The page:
If you have a large account with an investment or financial management firm, they might be willing to work something out with you using that account as collateral. Give them a call.
Is your intention to live in the house or sell it after building the new home? If you plan to sell, you might be able to find an financial partner. Without a track record of flipping properties it won't be easy, but you might be able to put together a compelling case with a complete plan and numbers. Then ask around your family and friends' acquaintances. Somebody might be willing to back you.
If you plan to live in it and you have enough cash, you can buy and build with your money now and then refinance after you finish law school and have a good income to cover the mortgage payments.
The only other way to do what you want is to have the seller finance your purchase. That is done in desperate markets but will be almost impossible to do in Palo Alto. You have a lot of competing builders here, and they have cash.
The asset depletion loan is a great option. I'm working a file right now that is based on giving an individual additional income based on the account being used for asset depletion. If I can be of assistance, please feel free to contact me.
First Capital Mortgage
Direct: (310) 434-1718
Fax: (310) 451-6407
All the best,
April Tavares, GRI, ASP
RealtorÂ®, DRE License #01742179
Free Santa Clara County Market Trend Reports: http://april.rereport.com
The answer below is correct. There are loans for asset dissipation that may fit your needs. I think in your situation a full financial review will help shed light on whats possible. Call me anytime if you need help!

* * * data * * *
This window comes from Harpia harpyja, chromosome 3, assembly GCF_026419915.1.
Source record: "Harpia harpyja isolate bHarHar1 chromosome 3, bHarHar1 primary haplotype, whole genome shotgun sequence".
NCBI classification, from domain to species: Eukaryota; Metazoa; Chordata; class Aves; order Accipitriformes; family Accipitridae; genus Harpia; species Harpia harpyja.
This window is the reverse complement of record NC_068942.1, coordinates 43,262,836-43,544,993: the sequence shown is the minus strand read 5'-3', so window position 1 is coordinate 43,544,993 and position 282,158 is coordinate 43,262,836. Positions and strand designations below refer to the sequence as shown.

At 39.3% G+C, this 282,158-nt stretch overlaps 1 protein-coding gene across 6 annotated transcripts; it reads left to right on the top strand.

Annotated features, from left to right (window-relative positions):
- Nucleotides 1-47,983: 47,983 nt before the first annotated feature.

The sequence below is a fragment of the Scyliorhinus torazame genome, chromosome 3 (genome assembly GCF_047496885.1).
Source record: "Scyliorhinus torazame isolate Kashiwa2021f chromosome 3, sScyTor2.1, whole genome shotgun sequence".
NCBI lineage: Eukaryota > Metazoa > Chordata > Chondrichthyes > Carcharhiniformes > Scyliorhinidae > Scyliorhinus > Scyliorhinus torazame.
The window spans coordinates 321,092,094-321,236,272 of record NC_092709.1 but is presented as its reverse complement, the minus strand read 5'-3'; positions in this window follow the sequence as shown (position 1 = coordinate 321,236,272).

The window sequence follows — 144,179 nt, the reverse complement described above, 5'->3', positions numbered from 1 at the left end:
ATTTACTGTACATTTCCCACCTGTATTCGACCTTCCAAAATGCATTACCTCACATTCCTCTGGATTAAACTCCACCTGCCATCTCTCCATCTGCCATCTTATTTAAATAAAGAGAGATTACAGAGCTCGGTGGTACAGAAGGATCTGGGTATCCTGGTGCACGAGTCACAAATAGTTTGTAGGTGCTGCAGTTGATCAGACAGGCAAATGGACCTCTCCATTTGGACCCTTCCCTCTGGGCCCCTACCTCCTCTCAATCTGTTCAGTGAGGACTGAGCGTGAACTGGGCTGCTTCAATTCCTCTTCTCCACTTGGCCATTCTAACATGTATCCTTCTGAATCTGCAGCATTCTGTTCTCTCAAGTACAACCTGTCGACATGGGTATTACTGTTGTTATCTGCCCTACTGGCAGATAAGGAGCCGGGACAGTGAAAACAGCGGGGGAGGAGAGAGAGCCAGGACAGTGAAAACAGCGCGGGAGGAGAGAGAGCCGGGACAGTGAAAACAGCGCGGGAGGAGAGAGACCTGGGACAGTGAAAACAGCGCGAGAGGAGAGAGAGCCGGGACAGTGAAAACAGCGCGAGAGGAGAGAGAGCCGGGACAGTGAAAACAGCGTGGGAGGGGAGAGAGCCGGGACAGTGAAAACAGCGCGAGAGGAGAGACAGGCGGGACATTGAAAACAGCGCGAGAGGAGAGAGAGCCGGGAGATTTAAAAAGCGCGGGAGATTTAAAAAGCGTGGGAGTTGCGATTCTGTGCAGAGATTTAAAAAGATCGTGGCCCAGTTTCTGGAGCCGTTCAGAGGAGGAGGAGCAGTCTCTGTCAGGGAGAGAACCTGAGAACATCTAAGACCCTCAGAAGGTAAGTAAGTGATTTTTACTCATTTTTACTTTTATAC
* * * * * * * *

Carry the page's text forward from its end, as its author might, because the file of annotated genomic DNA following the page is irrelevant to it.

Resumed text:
There is asset depletion loan option which sounds like it may be the right choice for you. It would factor in the current value of your money assets as opposed to your gross salary per year. Feel free to contact me with further details.
Happy funding, Rudi
Your age is not an issue, but income can be. If you get a loan the lender will want to know how you are going to pay it back. I would suggest that you speak to lenders who specialize in high wealth clients to see what they say. Absolute Mortgage in Palo Alto is a good source, or perhaps First Republic Bank.
If I were you, I would talk with your personal banker. Someone who knows your financial history. If not, I may be able to refer you to a private loan from an indivisual. Many institutional lenders don't care how much money you have, they go by income and credit scores.
Feef free to call to discuss further. If not, best of luck.
You should talk with a lender. Our lender just got a loan for someone who is unemployed, living at home 20% down on a duplex. Not everyone qualifies so the details of your transaction, income, etc. are unique.